1. Preheat oven to 350F.

2. Grease a 9 x 13 pan.

3. Mix dry ingredients in a medium bowl:
1.5 cups all-purpose flour
1 tsp. baking soda
1/2 tsp. salt

4. In another medium bowl, beat together:
1 large egg
1/4 cup molasses
1/4 cup light or dark corn syrup

5. In a large bowl, cream together  until fluffy
1 stick soft butter
1/2 cup sugar

6. Beat in the egg mixture.

7. Add the dry ingredient mix, alternating with 1/2 cup buttermilk (room temperature) until batter just comes together. (Note: you can also use buttermilk powder plus water, as I did, to avoid buying fresh buttermilk)

8. Stir in 1/2 cup finely chopped fresh ginger and 1 tsp. ground cardamom.

9. Bake for 25-30 minutes or until a tested comes clean (or with crumbs attached). The cake is relatively thin and light so it is easy to over bake it- start checking at 20-22 minutes!

* * *
Week 1 of 2018 was a bit of home-related chaos around here. We narrowly missed the bomb cyclone up North and landed safely in Georgia, only to come home to a freezing house and a malfunctioning furnace. Suffice it to say that the week was spent chasing HVAC personnel and electricians and borrowing half a dozen space heaters from kind neighbors. But come Sunday night, I'm sitting here in a toasty warm home feeling very grateful to have heat since we have way-below-average temperatures this week here in the Atlanta area.

How did you celebrate the end of 2017? A very happy 2018 to you! 

Friday, December 01, 2017

Thanksgiving, and book review, The Opposite of Spoiled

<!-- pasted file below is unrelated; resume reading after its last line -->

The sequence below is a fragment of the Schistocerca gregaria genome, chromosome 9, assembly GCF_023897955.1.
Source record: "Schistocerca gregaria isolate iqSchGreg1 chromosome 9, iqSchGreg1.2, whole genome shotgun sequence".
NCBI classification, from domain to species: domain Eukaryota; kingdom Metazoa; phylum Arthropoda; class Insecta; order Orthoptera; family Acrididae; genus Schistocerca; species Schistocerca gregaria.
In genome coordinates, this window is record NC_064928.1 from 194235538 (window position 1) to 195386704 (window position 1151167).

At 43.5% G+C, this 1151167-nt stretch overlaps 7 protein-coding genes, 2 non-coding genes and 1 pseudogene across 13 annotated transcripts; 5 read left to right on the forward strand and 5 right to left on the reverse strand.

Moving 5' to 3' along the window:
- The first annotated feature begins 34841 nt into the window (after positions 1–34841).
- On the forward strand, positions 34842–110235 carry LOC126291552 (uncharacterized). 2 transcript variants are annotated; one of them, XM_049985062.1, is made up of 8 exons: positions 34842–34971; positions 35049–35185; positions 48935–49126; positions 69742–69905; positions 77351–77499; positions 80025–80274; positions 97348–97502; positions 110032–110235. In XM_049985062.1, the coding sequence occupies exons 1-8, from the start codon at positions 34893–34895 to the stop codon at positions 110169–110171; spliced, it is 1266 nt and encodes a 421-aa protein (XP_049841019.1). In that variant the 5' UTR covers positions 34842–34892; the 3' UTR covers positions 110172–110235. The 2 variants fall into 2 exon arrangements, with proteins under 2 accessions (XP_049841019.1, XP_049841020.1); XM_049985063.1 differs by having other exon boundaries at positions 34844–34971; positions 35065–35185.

Last week in the US was Thanksgiving. To me it is quite simply (a) a time to be grateful for all I have*, (b) a cook's holiday, therefore a time to bake and cook my little heart out and (c) a week-long break from school in which to entertain restless children.

This year we hosted a "friendsgiving" celebration at home with three families coming together for a feast - six adults and six kids ages 1 to 10. I didn't get around to taking pics of the meal but here's what we ate.



The afternoon started with drinks and a big appetizer spread. V's dabbling with mixing cocktails these days and he made a delicious Thanksgiving cocktail for the grownups with fresh apple cider and gin. I made faux samosas with puff pastry and veggie sticks with a herb-flecked dip, one friend brought over pimento cheese (the official appetizer of Southern gatherings) and another friend made brie wrapped in puff pastry.



After gorging on appetizers we all laced up our sneakers and trooped out for an hour long walk through the wooded areas of the neighborhood, then came back for the main meal as it was getting dark.

Lila very much wanted a turkey or something like it, so I bought two vegan turkey-less roasts from Trader Joe's and did not bother to make a main dish. To go with the mock turkey, I made mushroom gravy and orange cranberry sauce.